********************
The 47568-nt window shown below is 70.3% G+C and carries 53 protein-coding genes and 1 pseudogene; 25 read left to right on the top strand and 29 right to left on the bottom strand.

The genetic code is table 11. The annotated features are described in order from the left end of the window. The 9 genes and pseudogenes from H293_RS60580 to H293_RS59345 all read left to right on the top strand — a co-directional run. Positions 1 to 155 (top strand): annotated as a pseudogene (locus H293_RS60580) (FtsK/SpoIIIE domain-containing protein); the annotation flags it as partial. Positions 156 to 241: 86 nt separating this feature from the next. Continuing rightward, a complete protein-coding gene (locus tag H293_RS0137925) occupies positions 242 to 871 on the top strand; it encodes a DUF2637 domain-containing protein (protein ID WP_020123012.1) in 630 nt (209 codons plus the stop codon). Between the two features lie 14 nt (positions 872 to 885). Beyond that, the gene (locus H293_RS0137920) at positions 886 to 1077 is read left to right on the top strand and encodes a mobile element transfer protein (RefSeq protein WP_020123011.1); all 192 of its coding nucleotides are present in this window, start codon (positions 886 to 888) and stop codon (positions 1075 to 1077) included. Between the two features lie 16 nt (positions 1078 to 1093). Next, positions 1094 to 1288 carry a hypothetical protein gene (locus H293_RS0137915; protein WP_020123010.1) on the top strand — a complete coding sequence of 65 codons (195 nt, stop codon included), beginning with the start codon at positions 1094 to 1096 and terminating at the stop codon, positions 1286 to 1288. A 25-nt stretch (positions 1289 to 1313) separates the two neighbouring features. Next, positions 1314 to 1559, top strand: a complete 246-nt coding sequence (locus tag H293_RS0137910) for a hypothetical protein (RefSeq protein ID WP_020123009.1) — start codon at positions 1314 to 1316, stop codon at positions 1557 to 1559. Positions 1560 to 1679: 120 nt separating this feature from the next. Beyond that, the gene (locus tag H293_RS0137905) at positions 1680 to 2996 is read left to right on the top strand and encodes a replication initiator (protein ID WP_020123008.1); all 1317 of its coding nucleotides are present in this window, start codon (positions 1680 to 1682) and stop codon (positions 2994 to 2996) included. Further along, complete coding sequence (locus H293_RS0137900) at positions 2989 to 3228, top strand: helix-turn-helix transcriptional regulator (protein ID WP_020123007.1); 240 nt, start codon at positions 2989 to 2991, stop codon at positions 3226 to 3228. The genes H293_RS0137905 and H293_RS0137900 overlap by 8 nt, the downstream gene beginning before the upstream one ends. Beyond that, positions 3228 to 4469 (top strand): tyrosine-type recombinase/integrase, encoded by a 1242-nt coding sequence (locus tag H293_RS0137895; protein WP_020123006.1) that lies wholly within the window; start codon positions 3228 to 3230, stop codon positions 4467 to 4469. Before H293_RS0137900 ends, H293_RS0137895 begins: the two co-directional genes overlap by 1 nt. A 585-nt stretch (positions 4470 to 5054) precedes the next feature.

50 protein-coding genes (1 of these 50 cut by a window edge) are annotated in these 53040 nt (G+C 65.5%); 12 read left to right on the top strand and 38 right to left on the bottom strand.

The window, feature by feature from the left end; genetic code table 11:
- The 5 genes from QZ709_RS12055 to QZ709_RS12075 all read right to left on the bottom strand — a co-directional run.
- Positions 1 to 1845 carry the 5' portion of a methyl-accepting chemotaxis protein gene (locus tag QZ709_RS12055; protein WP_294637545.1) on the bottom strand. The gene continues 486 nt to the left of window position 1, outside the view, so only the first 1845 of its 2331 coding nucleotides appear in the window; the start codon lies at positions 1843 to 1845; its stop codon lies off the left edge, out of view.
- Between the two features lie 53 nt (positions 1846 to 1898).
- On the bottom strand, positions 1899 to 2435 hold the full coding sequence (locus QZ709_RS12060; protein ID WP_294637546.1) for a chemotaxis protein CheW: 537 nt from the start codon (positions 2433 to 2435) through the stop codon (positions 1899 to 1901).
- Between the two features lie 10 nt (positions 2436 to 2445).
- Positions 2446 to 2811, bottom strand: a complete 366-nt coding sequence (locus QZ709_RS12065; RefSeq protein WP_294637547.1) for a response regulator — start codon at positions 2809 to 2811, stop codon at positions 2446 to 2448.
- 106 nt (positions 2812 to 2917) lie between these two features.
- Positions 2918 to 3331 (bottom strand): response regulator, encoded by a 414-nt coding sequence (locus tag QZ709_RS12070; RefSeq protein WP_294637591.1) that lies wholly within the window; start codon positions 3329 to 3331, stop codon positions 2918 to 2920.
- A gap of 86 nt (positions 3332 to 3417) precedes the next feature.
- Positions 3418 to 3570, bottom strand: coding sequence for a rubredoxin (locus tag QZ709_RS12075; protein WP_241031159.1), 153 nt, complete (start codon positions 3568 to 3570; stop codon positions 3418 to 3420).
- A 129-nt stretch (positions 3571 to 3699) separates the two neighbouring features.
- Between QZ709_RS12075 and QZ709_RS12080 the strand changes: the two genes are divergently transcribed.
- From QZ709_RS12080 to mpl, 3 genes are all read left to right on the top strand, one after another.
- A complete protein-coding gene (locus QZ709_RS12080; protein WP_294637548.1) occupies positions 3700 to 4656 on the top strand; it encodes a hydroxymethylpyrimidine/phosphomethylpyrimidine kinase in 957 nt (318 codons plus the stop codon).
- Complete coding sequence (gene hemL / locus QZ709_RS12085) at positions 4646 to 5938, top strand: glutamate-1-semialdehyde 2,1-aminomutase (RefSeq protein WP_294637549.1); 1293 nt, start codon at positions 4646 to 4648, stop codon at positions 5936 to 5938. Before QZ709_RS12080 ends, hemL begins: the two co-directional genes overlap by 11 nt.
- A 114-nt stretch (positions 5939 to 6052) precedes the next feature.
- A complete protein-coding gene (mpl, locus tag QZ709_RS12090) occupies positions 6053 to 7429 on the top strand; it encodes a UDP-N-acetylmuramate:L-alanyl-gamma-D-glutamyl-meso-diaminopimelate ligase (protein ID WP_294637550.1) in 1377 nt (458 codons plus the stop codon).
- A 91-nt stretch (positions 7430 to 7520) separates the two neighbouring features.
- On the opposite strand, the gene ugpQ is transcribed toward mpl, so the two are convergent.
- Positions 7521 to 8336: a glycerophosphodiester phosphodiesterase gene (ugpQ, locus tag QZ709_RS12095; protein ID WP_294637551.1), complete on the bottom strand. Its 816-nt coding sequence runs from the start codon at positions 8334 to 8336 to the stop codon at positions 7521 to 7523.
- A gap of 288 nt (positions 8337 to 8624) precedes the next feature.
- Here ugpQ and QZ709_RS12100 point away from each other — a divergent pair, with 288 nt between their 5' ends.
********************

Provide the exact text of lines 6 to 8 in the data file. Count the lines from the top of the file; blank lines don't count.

- Positions 1 to 1845 carry the 5' portion of a methyl-accepting chemotaxis protein gene (locus tag QZ709_RS12055; protein WP_294637545.1) on the bottom strand. The gene continues 486 nt to the left of window position 1, outside the view, so only the first 1845 of its 2331 coding nucleotides appear in the window; the start codon lies at positions 1843 to 1845; its stop codon lies off the left edge, out of view.
- Between the two features lie 53 nt (positions 1846 to 1898).
- On the bottom strand, positions 1899 to 2435 hold the full coding sequence (locus QZ709_RS12060; protein ID WP_294637546.1) for a chemotaxis protein CheW: 537 nt from the start codon (positions 2433 to 2435) through the stop codon (positions 1899 to 1901).